Regardless of what happens to Microsoft Corp. in the wake of last month’s U.S. Court of Appeals ruling, IT executives will likely see major vendors aggressively step up their software integration projects as they scuffle to grab enterprise customers.
The reason is linked to a core issue in the Microsoft case that has been nearly wiped off the legal docket by the Appeals Court: Microsoft’s alleged illegal integration of its products. The Appeals Court has twice now rejected the claim that Microsoft illegally tied products together in violation of Section 1 of the Sherman Antitrust Act, including a 1998 ruling that concluded the union of Windows 95 and Internet Explorer was “a genuine integration.”
“This is a big open gate for Microsoft to do more .Net integration with the desktop and components,” said John Enck, an analyst with Gartner.
Of course, critics say the latest ruling will only make Microsoft more aggressive.
But it’s also an open door for competitors such as Sun Microsystems Inc., Oracle Corp., AOL Time Warner Inc., IBM Corp., Hewlett-Packard Co. and others to more tightly integrate their products into single platforms.
“Aggressive vendors could be a downside in all this,” said Jeff Allred, manager of network services for the Duke University Cancer Center. “But I think some vendors will have to be careful. Microsoft has a base [operating system] and things added to that can be argued to be features of the [operating system]. IBM and others can’t do that because they don’t have the [operating system].”
But the definition of an operating system is changing in the wake of the industry buzz around Web services, chunks of reusable code that can be stitched together into complex applications. The focus is away from desktop applications and shining on delivering Web services software over the Internet.
The major vendors are rushing to develop application servers as the foundation for executing Web services, in essence using those platforms as an operating system to provide services to Web service applications.
“Look at the application server [arena],” said Dwight Davis, an analyst with Summit Strategies Inc. “IBM, BEA Systems Inc., Sun/iPlanet, they all have application server engines and they are all expanding them into e-business platforms. The app server is the foundation and the things being added are such things as wireless support, corporate portals, business intelligence and process management. They are all trying to differentiate themselves because at the server level, they are all the same [Java 2 Enterprise Edition].”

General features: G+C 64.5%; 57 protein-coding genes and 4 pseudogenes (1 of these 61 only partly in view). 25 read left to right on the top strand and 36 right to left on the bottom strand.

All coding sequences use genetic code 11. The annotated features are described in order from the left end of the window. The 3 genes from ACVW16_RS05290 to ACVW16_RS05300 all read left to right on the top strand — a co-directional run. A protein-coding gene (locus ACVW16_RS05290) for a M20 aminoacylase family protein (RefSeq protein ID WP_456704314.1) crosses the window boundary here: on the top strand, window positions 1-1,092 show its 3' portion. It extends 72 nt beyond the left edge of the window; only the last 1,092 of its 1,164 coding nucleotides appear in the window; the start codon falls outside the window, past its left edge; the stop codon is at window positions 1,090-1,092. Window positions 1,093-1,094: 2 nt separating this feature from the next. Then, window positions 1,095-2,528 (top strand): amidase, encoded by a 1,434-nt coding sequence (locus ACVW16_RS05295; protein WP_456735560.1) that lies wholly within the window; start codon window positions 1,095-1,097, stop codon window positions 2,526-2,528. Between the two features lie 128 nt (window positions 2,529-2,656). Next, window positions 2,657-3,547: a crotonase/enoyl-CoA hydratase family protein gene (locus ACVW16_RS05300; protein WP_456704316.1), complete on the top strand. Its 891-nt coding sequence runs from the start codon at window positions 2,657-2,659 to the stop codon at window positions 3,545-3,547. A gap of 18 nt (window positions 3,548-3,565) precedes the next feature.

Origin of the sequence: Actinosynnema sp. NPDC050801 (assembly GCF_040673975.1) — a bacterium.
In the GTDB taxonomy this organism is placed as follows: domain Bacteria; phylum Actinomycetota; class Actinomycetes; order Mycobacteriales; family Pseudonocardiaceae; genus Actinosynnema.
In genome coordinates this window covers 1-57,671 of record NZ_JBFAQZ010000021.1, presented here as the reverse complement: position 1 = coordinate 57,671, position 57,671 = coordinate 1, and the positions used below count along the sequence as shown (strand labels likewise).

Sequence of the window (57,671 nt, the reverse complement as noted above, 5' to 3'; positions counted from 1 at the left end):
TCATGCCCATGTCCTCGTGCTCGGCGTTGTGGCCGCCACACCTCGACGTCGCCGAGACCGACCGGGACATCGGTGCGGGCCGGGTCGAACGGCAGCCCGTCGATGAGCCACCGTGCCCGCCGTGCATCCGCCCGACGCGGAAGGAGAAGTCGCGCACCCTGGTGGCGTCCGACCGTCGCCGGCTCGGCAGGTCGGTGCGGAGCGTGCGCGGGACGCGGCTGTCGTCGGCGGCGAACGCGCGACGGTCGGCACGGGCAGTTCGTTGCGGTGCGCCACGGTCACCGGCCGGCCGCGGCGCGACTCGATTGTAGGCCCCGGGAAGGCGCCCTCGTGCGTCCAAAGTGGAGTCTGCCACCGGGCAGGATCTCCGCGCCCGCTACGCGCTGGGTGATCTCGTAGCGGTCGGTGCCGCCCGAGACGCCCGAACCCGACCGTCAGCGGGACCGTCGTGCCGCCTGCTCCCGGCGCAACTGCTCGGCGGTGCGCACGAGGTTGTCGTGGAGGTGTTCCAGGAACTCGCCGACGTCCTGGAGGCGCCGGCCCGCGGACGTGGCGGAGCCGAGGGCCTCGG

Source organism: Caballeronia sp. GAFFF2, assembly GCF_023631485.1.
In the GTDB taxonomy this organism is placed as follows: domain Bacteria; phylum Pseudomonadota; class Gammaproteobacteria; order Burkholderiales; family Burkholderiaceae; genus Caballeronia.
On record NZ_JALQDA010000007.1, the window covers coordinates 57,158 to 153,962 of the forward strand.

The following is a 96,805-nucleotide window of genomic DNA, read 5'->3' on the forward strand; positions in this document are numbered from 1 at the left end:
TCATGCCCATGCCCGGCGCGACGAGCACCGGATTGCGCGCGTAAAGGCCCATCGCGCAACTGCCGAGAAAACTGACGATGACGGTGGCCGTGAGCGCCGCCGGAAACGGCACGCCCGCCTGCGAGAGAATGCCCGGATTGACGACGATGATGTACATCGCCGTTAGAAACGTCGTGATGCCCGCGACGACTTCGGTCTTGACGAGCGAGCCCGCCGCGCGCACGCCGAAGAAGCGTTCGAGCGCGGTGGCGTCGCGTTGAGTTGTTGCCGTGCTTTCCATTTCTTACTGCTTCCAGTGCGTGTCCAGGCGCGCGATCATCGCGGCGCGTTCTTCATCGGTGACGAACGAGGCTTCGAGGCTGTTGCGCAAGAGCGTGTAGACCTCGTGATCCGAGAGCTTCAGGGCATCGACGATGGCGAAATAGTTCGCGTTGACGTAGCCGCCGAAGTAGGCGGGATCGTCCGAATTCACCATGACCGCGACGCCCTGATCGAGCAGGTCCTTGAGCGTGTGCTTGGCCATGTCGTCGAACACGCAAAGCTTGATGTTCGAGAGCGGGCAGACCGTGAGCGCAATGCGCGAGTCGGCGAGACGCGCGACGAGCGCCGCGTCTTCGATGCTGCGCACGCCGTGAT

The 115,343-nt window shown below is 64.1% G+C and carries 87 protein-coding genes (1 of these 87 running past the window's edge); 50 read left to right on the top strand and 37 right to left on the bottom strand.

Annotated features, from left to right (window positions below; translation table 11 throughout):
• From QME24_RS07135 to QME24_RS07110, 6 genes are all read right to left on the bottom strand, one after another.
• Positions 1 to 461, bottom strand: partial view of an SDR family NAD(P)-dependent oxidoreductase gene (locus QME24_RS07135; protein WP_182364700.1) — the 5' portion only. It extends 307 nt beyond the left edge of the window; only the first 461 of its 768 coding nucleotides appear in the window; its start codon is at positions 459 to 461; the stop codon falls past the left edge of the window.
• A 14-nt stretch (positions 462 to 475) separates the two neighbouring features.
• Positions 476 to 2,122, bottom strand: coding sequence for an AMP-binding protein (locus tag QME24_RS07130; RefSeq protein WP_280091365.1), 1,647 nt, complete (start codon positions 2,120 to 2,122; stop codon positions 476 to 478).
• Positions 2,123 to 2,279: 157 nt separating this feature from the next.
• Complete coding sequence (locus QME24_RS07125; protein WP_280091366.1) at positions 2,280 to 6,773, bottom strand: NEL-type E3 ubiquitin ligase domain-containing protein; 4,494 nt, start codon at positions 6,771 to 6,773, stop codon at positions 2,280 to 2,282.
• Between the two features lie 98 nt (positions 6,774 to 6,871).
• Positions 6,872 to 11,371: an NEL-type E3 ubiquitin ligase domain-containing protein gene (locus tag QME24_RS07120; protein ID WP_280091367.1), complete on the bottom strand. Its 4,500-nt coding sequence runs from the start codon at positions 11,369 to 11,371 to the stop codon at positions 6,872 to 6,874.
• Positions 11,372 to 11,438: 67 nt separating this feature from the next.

Davis said these vendors are already being aggressive, it’s just that Microsoft gets the bulk of the attention, especially as its antitrust trial has dragged on the past three years.
In last week’s ruling, the court said Microsoft is an illegal monopoly based on contracts it made with OEMs, independent software vendors and others. But the ruling clearly states that where Microsoft was alleged to have tied its products together, the government still needs to prove the benefits are outweighed by the harms.
It’s a clear signal to Microsoft and its competitors, legal experts say, that it will take a pile of damning evidence to prove in court that integration is bad for consumers, including enterprise customers.
“The real impact for corporations is that dominant technology companies have less reason to fear repercussions for their product development decisions,” said Hillard Sterling, senior litigator for Chicago law firm Gordon & Glickson. “It will be much more difficult for plaintiffs to prove tying in software products.”
Tying is defined as a situation in which a buyer must purchase one product in order to get another, which is a violation of Section 1 of the Sherman Act. The government claims Microsoft did that with Windows 95 and Internet Explorer; Microsoft called it innovation.
“The name of the game will be services,” said Kurt Schlegel, an analyst with the Meta Group. “.Net, IBM, Sun and other vendors will all build similar platforms with portals and personal interfaces.” And, he said, the court’s ruling means the government will have less of an impact in regulating all their integration.
“The tendency of vendors is to want to provide everything, to sell the pieces of the platform. Is that tying or is that giving the customer what he wants?” asked Jim Balderston, an analyst with Zona Research. Balderston argues that what IT wants is integration. And with the Appeals Court ruling they may get it in spades.
“I don’t know about [the vendors] being more aggressive,” said an IT consultant at a Toronto bank, who requested anonymity. “It has been business as usual. But I know that we are getting more aggressive and making them work harder to win our business.”
That may be the best thing IT executives can do.
“Vendors are now free to do innovation and let the marketplace decide what it wants,” said Steve DelBianco, vice president of the Association of Competitive Technology, an advocacy group for restricting government intervention into the IT industry.